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Oceanside Theatre Company Presents Thought Provoking “Eurydice”

By   /  February 13, 2017  /  No Comments

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TR Robertson

TR Robertson ….Currently on stage at the Brooks Theatre, in downtown Oceanside, is a mesmerizing, innovative tale of love, lost love, family relationships and lost memory. “Eurydice”, written by award winning playwright Sarah Ruhl, is a modern retelling of the classic Greek myth Orpheus and Eurydice, only this time told through the eyes of the female perspective. The Greek tale tells the story of Orpheus who loses his wife Eurydice, descends to Hades to try and bring her back to the land of the living, accomplishes his quest only to lose her again.

Ruhl is the recipient of a MacArthur Fellowship and has had 2 of her plays as finalists for the Pulitzer Prize for Drama – “The Clean House” in 2004 and “In the Next Room” in 2009. “In the Next Room” also won a Tony Award in 2010 for Best Play. “Eurydice” first appeared off-Broadway at the Second Stage Theatre in 2007. She has said she wrote the play in honor of her father, who died of cancer in 1994. Ms. Ruhl also said, in another interview, she wanted to use the play to explore the use and understanding of language, an interest she shared with her father.

Ruhl’s retelling of the Greek myth, was shown using a variety of new techniques and innovations to tell the story of this tragic love story. Under the direction of Oceanside Theatre Company Interim Artistic Director Dhyana Dahl, a multi-leveled set designed by Jason Adkins, effective lighting by Paul Canaletti and a three piece musical group under the direction of Bryon Andersen the tragic love story unfolded. Eurydice and her fiancé Orpheus are in love and a marriage will soon be held. She has recently lost her father, whom we will see later in the Underworld. On her wedding day, Eurydice meets “an Interesting Man”, who we find out later is the Lord of the Underworld, who tricks her into following him. When she tries to escape, Eurydice falls, dies and descends to the Underworld. In the Underworld the audience is introduced to what is described as an “Alice-in-Wonderlandesque” scene complete with talking stones (mimicking the ancient Greek chorus) and Eurydice’s deceased father, as well as meeting once again the Lord of the Underworld. The stones try and “help” her understand the situation she is now in as well as tell her the rules surrounding the Underworld. Eurydice has lost her memory and as she is reunited with her father we see her reconnect with her father, begin to regain her memory, experience her wedding accompanied by her father and hear stories about her past from her father. In the world of the living, Orpheus is in misery, having lost his wife, trying to write music to express his love for her and trying to figure out a way to descend to the Underworld to get his wife back. Orpheus is able to descend to the Underworld to see his wife again and try and bring her back to the world of the living, but after all, this is a tragic love story, and not everything a person desires can end in the way they want.

Director Dayana Dahl used a variety of artistic media on stage to tell this story ranging from a three piece musical group featuring Bryon Anderson on percussion and sound effects, Gabrielle Dodaro on violin and Paul Durso on guitar and piano providing both musical accompaniment and musical atmosphere. Also on stage was a large screen where puppeteers presented a stylized artistic view of the story as well as shadows of central figures. Puppeteers Tavis Baker, Madeleine Colburn, Brooke Farnum, Devin McCoy, Shane Murphy and Catalina Zelles provided another interpretation of the tale. The seven member cast featured veteran actors and actresses, many returning to the Oceanside Theatre and several making their Oceanside Theatre debut. Playing Eurydice was Morgan Taylor Altenhoff, in her second production at Oceanside Theatre. Ms Altenhoff presented a tender, enchanting interpretation of Eurydice as she struggled with both the love of Orpheus and her father. Playing Orpheus was John Maltese, making his Oceanside Theatre debut and veteran of several Shakespearean Festival presentations. Playing Eurydice’s father was veteran actor Christopher Pittman who helped weave the story of love lost and love found through death. Film, television and theatre actor Tavis Baker played Interesting Man/Lord of the Underworld with both an ominous and a comedic flair. At one moment he was a man of darkness and at another moment he was a thinner version of characters found in Alice and Wonderland. The most unusual roles for this play were the stones, played by Madeleine Colburn as Big Stone, Brooke Farnum as Loud Stone and Catalina Zelles as Little Stone. Madeleine and Brooke are making their first Oceanside Theatre debut. The stones spoke as one for most of the play, occasionally speaking for themselves as they provided the warnings, forebodings and rules of the Underworld.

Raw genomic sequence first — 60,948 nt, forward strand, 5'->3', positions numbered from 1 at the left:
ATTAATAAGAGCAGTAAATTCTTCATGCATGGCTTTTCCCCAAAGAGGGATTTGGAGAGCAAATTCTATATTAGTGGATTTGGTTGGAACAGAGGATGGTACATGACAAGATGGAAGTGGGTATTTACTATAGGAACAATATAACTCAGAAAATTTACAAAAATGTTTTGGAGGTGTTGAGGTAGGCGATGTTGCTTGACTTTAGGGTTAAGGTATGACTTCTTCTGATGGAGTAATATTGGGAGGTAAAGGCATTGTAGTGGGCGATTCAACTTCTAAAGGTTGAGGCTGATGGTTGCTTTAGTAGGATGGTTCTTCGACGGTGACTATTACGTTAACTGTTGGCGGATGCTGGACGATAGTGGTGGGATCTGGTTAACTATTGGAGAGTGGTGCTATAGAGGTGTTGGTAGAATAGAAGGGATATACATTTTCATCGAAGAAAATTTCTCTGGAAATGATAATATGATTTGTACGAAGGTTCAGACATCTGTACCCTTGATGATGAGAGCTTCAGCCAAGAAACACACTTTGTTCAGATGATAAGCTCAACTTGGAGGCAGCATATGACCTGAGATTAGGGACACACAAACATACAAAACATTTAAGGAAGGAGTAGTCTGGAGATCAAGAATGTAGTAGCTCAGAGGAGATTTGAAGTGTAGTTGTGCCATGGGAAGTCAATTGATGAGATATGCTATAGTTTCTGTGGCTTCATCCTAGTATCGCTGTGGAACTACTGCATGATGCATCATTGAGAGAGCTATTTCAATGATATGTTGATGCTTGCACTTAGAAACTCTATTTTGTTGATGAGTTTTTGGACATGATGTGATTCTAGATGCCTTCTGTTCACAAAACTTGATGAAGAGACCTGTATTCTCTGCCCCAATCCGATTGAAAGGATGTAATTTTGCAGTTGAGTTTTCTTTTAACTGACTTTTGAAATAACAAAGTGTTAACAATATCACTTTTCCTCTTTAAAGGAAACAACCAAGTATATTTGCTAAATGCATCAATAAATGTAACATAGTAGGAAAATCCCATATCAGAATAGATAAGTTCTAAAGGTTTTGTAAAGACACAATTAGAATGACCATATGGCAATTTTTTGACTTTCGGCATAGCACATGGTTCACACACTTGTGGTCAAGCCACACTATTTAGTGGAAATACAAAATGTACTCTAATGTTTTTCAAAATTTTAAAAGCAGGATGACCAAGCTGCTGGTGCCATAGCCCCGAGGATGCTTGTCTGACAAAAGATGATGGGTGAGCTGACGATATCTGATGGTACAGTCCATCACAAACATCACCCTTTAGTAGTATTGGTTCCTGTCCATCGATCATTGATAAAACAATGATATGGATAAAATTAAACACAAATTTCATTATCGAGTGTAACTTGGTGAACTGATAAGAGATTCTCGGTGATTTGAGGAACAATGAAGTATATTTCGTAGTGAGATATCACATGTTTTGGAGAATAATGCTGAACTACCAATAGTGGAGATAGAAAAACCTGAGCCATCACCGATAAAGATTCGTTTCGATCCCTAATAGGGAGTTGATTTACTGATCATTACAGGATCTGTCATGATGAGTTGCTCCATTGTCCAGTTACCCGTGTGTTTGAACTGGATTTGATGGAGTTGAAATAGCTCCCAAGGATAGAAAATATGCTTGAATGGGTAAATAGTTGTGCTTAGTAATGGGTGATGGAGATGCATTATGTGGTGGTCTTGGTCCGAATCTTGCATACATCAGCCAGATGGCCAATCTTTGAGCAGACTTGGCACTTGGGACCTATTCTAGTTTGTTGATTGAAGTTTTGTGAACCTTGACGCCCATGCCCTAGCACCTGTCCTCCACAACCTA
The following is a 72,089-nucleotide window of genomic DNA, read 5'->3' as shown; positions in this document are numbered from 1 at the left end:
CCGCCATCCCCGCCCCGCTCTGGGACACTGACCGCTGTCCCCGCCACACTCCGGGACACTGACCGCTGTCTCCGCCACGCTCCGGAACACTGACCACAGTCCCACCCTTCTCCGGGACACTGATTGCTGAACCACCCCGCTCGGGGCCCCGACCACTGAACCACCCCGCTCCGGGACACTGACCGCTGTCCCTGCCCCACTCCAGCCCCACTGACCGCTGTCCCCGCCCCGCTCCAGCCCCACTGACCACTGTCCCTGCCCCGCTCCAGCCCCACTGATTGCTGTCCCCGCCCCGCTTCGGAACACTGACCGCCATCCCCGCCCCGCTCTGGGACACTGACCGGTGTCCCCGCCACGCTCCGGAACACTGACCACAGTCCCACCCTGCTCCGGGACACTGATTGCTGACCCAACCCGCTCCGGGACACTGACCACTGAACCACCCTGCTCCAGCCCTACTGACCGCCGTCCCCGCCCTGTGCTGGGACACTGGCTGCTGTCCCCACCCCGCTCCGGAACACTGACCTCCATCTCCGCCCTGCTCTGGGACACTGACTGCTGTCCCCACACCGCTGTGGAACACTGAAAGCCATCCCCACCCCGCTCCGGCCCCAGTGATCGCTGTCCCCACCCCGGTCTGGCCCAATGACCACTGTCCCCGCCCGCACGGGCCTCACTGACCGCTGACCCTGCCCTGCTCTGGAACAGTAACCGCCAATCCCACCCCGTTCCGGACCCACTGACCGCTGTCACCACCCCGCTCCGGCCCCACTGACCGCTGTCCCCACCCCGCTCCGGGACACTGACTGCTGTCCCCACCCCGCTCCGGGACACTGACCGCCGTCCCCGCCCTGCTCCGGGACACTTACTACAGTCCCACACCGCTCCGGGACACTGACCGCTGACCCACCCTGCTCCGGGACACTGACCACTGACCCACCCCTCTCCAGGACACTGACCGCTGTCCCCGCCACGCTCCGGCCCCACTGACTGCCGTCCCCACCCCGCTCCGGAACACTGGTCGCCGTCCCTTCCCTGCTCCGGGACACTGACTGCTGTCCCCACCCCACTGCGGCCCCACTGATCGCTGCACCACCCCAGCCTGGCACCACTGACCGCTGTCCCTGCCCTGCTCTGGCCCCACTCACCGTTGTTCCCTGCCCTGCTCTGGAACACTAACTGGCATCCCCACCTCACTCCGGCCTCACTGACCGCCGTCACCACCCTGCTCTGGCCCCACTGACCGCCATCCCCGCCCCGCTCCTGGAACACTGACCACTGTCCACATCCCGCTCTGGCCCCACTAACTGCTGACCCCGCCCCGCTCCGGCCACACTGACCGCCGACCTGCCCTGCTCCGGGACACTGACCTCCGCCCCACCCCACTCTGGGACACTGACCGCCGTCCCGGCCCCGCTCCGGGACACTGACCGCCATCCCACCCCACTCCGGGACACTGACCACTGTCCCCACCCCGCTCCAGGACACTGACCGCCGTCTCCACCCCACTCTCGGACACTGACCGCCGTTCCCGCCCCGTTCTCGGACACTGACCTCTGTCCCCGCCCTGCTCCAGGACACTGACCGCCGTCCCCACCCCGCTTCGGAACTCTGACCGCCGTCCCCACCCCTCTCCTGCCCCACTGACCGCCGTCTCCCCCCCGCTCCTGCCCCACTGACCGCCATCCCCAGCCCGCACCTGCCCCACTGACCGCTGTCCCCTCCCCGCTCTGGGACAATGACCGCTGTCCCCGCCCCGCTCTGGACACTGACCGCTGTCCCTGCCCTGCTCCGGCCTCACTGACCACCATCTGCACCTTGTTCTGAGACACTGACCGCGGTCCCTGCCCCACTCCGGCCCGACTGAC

This interesting, emotional play is approximately 90 minutes in length with no intermission. It is a play that explores relationships, love and love beyond the grave as well as the world between the living and the dead in our quest to discover what our connection is between these two worlds. “Eurydice” runs until February 26th at the Brooks Street Theatre located at 217 North Coast Highway in downtown Oceanside. Tickets are available at 760-433-8900 or go to www.oceansidetheatre.org . Coming next to the theatre is “Picnic” by William Inge, directed by Ted Leib beginning on May 5th.

 

 

Brook Theatre  217 North Coast Highway, Oceanside

 

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